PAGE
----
Funding Bolsters Chinook Community Forest’s Vital Wildfire Risk Reduction Work

Burns Lake, B.C. – In a continuous effort to mitigate risk to communities and essential infrastructure from the threat of wildfires, the Chinook Community Forest (CCF) has embarked on a vital wildfire risk reduction project with funding from the Forest Enhancement Society of BC (FESBC). Due to the large amounts of dead trees in the community forest caused by the mountain pine beetle pandemic, the initiative will have a far-reaching and positive impact on communities. These include areas on the south side of Francois Lake, including Eakin Settlement Road, Keefe’s Landing Road, and Tatalrose Road, as well as outlying communities such as Burns Lake, Danskin, Southbank, Tayksie, Southshore of Ootsa Lake, Sheraton, and Rose Lake.

Ken Nielsen, general manager of the CCF, explained that 80 per cent of the Lakes Timber Supply Area (LTSA) has pine-leading stands, which means that 80 per cent of the LTSA forest is comprised mainly of lodgepole pine, with the remaining 20 per cent comprised of spruce, balsam, and a little bit of fir.  This pine-leading stand has been impacted by the mountain pine beetle epidemic, with nearly all the lodgepole pine trees falling over the last two decades which have built up a layer of four to five feet on the forest floor of dead wood—creating a very high risk for extreme fires.

“With all this dead wood on the ground, there is the potential to have a very high degree of fire behaviour, which could transfer to crown fires, where the fire is able to move to the tops of the trees, jumping from one tree to another at a much faster speed, which firefighters from BC Wildfire Services can’t handle. This situation, if pushed by wind, drives fires into communities. There is a need to clean the forest floor of this dead wood, along with pruning and thinning of the forest stand structure, so in the event there is a fire, it remains on the forest floor at a low intensity, and BC Wildfire Services has a better chance to control it,” said Nielsen.

As part of the project, the community forest will be working on three different wildfire risk reduction areas that are prescribed for treatment which will cover roughly 200 hectares next to private property in the community. CCF is also developing prescriptions for Wildfire Risk Reduction treatments on roughly 900 hectares.

“The Forest Enhancement Society of BC plays a huge role as the third-party administrator of funds to help carry out critical wildfire risk reduction work that needs to be done in and around communities. A lot of the work that needs to be done is either hand pruning or thinning, selective logging, and the raking of fine fuels. Because this type of work does not create a source of income to pay for these treatment areas, it is very costly and would not have been possible without FESBC’s support,” said Nielsen.

This project is unique in that the proposed area was identified in the Crown Land Wildfire Risk Reduction Tactical Plan for Burns Lake, Rose Lake, Sheraton, and Highway 16 and developed by the Nadina Natural Resource District. The area gained prominence following the 2018 wildfires, prompting the local Ministry staff to pioneer one of the first landscape tactical plan in British Columbia. A landscape tactical plan is a strategic document that assesses and addresses specific hazards and risks within a defined geographic area, such as wildfire threats, insect infestations, or flooding and outlines subsequent actions to manage and mitigate risks.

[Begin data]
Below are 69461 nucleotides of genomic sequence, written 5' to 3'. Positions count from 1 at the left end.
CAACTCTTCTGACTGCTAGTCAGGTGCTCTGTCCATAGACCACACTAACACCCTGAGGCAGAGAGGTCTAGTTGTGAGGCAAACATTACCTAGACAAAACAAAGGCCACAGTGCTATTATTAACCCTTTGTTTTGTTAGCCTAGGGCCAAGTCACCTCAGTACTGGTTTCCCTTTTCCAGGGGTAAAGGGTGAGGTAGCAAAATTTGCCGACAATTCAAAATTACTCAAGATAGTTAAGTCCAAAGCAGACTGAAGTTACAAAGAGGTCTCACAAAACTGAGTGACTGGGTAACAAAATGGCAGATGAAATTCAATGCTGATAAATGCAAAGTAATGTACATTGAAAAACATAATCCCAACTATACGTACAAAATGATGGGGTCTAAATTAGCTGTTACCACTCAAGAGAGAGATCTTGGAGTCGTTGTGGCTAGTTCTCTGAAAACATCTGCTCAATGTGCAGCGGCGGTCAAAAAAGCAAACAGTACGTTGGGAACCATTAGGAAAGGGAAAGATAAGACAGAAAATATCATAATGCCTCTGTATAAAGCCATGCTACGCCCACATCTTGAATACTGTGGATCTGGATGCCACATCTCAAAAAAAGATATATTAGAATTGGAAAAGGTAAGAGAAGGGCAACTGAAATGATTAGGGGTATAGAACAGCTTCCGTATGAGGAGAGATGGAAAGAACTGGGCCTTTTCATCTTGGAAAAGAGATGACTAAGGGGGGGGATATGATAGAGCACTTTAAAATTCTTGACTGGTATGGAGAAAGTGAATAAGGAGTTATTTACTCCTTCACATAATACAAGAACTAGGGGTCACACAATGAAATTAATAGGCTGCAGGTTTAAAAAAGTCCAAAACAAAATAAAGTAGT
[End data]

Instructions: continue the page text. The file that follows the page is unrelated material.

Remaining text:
“Sustainable community forest management is critical to reducing wildfire risk in our province,” said Bruce Ralston, Minister of Forests. “The collaborative efforts of Chinook Community Forest and FESBC will not only help build forest health and resiliency but also better protect people in surrounding communities from wildfire risks.”

This past summer, during a period of active wildfires throughout the province of British Columbia, the importance of the Ministry of Forests’ landscape tactical plan became clear when a lightning strike occurred close to the project area. This incident highlighted the unpredictability of lightning strikes, and wildfires emphasizing that they can occur anywhere and at any time.

“This demonstrated that lightning is not biased to where and when it will strike,” said Nielsen. “It further demonstrated the need for more wildfire risk reduction work around communities and backed up the tactical plan developed by the Province in identifying areas of highest threat. While the tactical plan cannot prevent wildfires, it can significantly enhance the preparedness and response capabilities of Chinook First Responders Society, working in tandem with BC Wildfire Service, to effectively combat wildfires.”

Work on the FESBC-funded project, which started back in the spring of 2023 in Southbank around the Indian Bay area, has been progressing well despite occasional interruptions by Mother Nature, according to Nielsen. Through this project, important resources within the community, including the community of Danskin, a local pharmacy, several residences and businesses, the Cheslatta Carrier Nation’s new office, and a Mennonite church, will all benefit from the wildfire risk reduction work.